Sandra Cinto. Since the 90’s Cinto’s body of artwork is likened to the stuff of dreams with drawings overtaking the walls of the room reminding us of nostalgic moments, of our place in the world, and the ambiguity which that can create. Her work utilizes two-dimensional drawing as a starting point; intercrossing lines and links, creating waves, swirls, stars and cobwebs that extend beyond the gallery walls to include installations or photography, such as The Island (opposite page), which further expand her ethereal aesthetic. The spellbinding hint of darkness, as well as a child-like quality, leaves the viewer with the potential to find solace in Cinto’s work.

086


The Island, 2008, São Paulo, Brazil. Courtesy of Casa Triângulo.

087


Imitation of Water, 2010. Courtesy of Casa Triângulo.

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Blue Stars-For Sun, 2008. Acrylic and permanent pen. Courtesy of Casa Triângulo.

All The Light That I Will Be Able To Give, 2008. Toyota Municipal Museum of Art, Japan. Courtesy of Casa Triângulo.

089


Untitled (We Are Star Dust), 2007. Acrylic and permanent pen on mdf board, 275 x 370 cm. Courtesy of Casa Triângulo, São Paulo, Brazil.

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Storm, 2011. Acrylic and permanent pen on canvas, 150 x 190 cm. Courtesy of Casa Triângulo, São Paulo, Brazil.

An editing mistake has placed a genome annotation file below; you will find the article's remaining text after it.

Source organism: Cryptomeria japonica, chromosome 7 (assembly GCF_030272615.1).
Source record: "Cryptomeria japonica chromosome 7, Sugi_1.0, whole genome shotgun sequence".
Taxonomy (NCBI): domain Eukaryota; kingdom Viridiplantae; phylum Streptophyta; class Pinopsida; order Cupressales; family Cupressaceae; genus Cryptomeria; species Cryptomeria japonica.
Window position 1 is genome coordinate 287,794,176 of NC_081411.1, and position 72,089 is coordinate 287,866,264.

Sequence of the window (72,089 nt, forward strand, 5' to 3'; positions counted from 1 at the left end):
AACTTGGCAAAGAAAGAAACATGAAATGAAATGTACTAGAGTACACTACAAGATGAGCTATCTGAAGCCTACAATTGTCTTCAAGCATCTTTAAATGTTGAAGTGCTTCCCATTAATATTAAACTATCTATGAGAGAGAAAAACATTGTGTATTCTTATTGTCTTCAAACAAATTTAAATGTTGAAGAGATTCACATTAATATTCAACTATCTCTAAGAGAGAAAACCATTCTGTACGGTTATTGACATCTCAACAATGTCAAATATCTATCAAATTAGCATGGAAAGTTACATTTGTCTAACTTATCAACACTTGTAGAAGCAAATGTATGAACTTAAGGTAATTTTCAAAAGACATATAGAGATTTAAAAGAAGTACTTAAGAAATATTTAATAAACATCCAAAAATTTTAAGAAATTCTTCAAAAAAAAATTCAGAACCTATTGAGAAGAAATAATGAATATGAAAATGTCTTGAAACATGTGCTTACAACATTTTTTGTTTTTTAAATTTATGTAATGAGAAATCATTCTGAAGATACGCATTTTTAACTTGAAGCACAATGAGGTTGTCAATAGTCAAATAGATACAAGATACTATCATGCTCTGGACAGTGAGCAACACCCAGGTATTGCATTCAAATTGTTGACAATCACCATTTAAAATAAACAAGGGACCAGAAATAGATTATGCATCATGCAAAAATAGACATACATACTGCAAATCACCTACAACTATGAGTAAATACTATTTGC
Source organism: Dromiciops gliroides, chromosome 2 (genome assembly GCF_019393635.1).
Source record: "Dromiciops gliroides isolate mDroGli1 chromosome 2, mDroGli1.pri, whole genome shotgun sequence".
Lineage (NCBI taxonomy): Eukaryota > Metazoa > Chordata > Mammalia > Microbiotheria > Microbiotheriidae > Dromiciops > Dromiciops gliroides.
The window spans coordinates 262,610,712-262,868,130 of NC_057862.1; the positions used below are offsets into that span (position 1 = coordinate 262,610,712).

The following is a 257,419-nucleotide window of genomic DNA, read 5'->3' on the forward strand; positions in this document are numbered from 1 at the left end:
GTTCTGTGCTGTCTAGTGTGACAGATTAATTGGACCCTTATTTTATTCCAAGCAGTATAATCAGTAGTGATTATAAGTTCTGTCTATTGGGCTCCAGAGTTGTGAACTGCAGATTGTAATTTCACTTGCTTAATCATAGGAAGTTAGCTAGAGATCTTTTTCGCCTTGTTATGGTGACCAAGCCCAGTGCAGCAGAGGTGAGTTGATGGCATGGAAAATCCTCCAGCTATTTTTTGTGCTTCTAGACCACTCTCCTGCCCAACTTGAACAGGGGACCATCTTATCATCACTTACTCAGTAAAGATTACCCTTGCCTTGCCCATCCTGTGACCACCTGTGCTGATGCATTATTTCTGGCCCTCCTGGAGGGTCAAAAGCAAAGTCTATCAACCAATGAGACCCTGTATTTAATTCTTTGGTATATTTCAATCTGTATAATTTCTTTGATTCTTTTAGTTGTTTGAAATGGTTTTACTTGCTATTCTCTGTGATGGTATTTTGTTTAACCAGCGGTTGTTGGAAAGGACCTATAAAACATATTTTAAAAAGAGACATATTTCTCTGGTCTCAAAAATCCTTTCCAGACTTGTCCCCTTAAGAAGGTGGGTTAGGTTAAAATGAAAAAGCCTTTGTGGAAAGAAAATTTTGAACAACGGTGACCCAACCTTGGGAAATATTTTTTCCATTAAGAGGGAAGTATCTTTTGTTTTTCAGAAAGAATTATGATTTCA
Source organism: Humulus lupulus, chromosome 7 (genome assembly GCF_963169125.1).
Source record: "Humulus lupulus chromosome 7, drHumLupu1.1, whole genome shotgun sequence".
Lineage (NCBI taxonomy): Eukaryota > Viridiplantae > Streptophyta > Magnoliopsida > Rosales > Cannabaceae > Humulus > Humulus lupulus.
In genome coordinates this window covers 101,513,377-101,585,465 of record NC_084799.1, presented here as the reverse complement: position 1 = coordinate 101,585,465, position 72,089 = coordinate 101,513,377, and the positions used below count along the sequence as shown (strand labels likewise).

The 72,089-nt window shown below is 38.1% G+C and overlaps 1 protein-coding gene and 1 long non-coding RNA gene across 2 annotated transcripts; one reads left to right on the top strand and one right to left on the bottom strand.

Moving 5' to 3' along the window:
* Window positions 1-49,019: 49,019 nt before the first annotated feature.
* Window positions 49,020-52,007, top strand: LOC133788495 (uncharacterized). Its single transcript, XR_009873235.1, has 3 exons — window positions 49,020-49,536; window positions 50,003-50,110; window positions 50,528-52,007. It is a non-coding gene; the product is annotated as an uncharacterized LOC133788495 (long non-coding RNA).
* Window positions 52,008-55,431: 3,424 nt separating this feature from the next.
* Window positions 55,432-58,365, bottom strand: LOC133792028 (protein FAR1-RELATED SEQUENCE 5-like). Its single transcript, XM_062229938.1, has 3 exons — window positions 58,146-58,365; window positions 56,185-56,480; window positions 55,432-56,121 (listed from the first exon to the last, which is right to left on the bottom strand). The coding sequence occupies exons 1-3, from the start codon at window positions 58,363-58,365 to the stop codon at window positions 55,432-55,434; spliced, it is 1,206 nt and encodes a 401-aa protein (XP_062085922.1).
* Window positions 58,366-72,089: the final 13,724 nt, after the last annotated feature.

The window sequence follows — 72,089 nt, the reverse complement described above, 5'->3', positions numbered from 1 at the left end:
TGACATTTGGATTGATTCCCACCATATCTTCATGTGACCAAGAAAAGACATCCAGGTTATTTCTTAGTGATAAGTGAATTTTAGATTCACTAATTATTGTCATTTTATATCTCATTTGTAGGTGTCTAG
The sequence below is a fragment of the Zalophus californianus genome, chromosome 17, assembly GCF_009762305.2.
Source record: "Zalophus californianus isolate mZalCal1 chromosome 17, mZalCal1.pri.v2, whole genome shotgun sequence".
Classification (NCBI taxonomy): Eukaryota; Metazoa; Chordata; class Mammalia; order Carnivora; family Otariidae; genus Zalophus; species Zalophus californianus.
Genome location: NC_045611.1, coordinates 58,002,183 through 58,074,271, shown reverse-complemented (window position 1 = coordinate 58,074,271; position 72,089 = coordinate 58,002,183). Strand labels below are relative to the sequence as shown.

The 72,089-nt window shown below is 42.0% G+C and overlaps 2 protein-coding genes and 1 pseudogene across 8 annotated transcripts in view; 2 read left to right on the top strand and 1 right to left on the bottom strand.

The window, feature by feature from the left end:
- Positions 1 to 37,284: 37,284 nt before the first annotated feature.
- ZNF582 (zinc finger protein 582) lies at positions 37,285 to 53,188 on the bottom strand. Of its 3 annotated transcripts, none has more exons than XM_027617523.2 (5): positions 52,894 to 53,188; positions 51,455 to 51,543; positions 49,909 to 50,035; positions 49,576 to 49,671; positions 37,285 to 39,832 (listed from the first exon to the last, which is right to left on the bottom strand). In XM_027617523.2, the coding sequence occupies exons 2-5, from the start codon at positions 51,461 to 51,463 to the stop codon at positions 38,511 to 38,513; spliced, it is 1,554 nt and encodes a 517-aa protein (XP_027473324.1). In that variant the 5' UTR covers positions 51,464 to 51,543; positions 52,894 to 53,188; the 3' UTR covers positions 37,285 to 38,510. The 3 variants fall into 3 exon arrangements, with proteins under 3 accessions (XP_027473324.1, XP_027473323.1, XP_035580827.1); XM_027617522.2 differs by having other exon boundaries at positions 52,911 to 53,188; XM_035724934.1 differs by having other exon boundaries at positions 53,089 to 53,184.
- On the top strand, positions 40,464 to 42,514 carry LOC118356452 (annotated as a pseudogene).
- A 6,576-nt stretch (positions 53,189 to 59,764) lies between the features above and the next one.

Sandra Cinto (b. Santo André, Brazil, 1968) lives and works in São Paulo, Brazil and graduated in Fine Arts at Faculdades Integradas Teresa D’Ávila, Santo André, Brazil. Her work has been largely seen in museums and cultural centers such as the Museum of Modern Art of Bahia in Salvador, Brazil, Museum of Modern Art of São Paulo, Museum of Modern Art of San Diego and the Institute of Contemporary Arts in Boston. Cintos’ works have been awarded prestigious prizes throughout her career, such as Acquisition Prize at Santo André Contemporary Art Salon in Brazil, Acquisition Prize at Victor Meirelles Contemporary Art Salon, in Brazil and the Residency Prize at Civitella Ranieri Foundation in Italy. Sandra Cinto was the resident artist at Cité Internacionale in Paris. www.tanyabonakdargallery.com / www.casatriangulo.com Black Wave, 2009. Acrylic and permanent pen on mdf board, 180 x 180 cm. Courtesy of Casa Triângulo, São Paulo, Brazil.